Hunter, a recently hired campaign videographer who had become romantically involved with Edwards, was in the crowd that day.
Tracing seeds of destruction
That was when, Higdon argued, the seeds of destruction, a phrase the prosecutor used throughout the next 90 minutes, were planted.
Those seeds, Higdon argued, grew into weeds which flourished over the next year and a half. The affair, Hunters pregnancy and the effort to hide both eventually drove Edwards to use secret funds and break campaign-finance laws, Higdon said.
The closing arguments drew a large crowd of media representatives, interested spectators and family and friends of the prosecutors, defense team and Edwards. An overflow crowd watched on monitors in an upstairs courtroom.
David Kirby, Edwards former law partner, wrapped his former colleague in a big hug during one of the breaks. Lowells family watched him, as did Harbachs parents.
As Higdon chronicled the many accounts from the hotel rooms, private villas and fancy trips, he read arguments that had the ring of a trashy political thriller.
Higdon showed jurors a handwritten note that Mellon wrote to Young in April 2007, a short few sentences on which prosecutors have based their theory for intent in a case that legal analysts describe as unprecedented.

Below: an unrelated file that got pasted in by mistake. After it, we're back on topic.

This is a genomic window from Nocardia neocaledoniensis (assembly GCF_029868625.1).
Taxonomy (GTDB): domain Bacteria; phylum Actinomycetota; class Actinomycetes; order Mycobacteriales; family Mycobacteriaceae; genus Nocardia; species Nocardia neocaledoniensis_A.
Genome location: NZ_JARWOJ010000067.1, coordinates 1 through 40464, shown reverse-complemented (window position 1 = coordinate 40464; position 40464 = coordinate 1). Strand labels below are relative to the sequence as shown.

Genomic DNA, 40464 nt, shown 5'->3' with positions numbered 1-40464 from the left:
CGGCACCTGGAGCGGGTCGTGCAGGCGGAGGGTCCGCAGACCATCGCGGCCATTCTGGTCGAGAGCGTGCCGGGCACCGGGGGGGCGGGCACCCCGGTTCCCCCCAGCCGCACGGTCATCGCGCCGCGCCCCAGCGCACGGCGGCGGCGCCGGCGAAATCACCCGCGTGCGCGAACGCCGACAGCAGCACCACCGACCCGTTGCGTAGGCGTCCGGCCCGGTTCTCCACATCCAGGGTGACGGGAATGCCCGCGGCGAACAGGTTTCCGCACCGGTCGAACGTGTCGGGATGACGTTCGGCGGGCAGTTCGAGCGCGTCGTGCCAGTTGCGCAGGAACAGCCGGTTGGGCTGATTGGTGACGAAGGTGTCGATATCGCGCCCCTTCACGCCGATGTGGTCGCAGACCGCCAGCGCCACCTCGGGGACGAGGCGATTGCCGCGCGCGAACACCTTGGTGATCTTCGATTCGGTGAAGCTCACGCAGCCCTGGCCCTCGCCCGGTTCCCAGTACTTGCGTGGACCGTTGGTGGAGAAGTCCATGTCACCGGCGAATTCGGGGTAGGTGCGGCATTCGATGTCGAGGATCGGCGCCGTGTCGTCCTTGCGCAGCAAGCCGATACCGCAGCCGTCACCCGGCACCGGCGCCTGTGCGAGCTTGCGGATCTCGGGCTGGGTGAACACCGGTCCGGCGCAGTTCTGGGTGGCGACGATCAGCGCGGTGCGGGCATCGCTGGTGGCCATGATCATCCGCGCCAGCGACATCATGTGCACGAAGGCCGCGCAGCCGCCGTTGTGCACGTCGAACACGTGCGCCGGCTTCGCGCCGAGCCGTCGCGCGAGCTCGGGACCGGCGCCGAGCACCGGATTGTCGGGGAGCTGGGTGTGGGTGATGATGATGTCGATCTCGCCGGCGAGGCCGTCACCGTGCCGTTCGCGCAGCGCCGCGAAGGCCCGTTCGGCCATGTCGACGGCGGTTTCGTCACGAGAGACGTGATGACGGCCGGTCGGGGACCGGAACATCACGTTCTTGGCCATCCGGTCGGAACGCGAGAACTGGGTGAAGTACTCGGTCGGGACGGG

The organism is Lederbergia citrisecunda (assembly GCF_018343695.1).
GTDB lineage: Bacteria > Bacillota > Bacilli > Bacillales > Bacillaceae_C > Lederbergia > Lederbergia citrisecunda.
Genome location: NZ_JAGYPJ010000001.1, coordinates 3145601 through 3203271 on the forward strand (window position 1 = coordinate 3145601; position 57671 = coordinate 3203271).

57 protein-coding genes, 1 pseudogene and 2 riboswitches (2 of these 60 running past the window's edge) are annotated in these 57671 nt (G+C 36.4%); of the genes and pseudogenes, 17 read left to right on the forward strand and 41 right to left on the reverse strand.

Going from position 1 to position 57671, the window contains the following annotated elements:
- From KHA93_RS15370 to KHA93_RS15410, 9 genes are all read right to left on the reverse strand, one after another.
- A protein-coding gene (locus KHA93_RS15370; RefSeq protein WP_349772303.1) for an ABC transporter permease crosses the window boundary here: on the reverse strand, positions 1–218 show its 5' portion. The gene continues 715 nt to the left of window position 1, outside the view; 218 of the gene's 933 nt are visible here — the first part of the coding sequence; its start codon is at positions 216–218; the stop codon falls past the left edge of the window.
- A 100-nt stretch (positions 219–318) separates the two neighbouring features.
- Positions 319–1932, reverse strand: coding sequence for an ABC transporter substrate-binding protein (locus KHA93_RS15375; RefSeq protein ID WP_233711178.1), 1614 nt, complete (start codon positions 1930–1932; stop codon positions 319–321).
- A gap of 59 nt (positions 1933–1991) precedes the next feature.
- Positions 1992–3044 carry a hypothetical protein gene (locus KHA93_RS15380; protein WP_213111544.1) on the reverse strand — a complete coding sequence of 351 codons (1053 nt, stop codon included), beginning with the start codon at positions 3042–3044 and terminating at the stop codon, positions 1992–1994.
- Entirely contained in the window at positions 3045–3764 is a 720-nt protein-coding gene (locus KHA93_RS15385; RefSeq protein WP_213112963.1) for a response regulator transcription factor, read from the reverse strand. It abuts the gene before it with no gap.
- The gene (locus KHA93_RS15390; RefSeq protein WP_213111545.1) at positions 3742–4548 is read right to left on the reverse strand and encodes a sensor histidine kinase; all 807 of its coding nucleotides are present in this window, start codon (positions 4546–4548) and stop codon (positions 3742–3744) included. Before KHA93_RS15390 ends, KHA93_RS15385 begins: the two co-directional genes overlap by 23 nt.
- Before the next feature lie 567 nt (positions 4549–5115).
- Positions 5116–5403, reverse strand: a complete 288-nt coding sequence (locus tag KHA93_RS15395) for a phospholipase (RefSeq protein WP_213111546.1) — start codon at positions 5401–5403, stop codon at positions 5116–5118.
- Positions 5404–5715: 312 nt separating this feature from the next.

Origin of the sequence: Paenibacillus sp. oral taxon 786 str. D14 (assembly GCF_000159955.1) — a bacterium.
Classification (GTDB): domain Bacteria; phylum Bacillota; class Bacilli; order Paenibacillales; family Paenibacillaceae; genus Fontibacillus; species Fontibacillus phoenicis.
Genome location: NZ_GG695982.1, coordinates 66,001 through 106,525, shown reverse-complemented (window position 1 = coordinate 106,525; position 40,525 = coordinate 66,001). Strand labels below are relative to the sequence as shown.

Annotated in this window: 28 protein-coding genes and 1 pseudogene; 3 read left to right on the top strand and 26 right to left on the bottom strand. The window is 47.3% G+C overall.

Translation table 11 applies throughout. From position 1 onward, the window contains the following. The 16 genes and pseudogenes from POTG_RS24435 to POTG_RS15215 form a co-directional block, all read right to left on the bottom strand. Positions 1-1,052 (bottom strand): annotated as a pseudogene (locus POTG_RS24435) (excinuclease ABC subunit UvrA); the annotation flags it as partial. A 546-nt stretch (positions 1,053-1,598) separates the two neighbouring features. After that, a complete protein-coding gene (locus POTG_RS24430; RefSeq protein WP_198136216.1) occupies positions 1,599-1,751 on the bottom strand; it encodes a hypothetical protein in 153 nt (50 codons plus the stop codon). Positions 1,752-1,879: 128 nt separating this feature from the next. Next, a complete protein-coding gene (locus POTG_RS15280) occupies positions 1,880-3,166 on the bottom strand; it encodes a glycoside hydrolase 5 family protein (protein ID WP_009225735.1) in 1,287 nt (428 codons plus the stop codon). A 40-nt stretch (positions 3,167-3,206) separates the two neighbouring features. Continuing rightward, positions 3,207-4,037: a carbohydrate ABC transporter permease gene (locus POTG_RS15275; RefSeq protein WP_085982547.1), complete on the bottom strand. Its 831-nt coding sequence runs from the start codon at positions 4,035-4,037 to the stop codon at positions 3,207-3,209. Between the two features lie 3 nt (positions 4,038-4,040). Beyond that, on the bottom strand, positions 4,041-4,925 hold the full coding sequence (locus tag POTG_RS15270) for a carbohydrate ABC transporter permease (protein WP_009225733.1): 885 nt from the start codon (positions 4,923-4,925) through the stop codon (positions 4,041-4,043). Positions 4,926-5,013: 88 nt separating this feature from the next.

In that note, in which Mellon sketched the hills near her estate in Upperville, Va., she expressed her concerns over the bad press that Edwards got for a $400 haircut included on a campaign-finance report and stated that she was willing to help any way she could to get around what Higdon called, those pesky government restrictions.
What Mellon actually wrote of her plan to funnel funds through third parties to assist Edwards was: It is a way to help our friends without government restrictions.
Mellon, who has failing eyesight and a loss of hearing, according to her lawyer and staff, but is still sharp-minded, is 101 and was not called to the trial to offer her own words about why she funneled money to Young.
Lowell, the defense lawyer, told the jury that the governments case focused on the salacious aspects surrounding Edwards affair, but those details were irrelevant to what they had to decide, he said. They had to make a judgment based on what the law says, Lowell added, and his client had not broken those laws.
Attempts to discredit Youngs
Lowell told the jury that their way out of the hotel rooms was to look at the charges.
Lowell argued that the only witnesses who fully supported what the government contended were Andrew and Cheri Young, the former aide and his wife. Lowell compared the couple, who used much of Mellons money for their own purposes, to the 1930s bank robbers, Bonnie Parker and Clyde Barrow. Their accounts, Lowell argued, were not even consistent with each other.
Even those two who could shame Bonnie and Clyde had not worked hard enough to get their stories straight, Lowell said.
The jury will begin weighing the case Friday morning.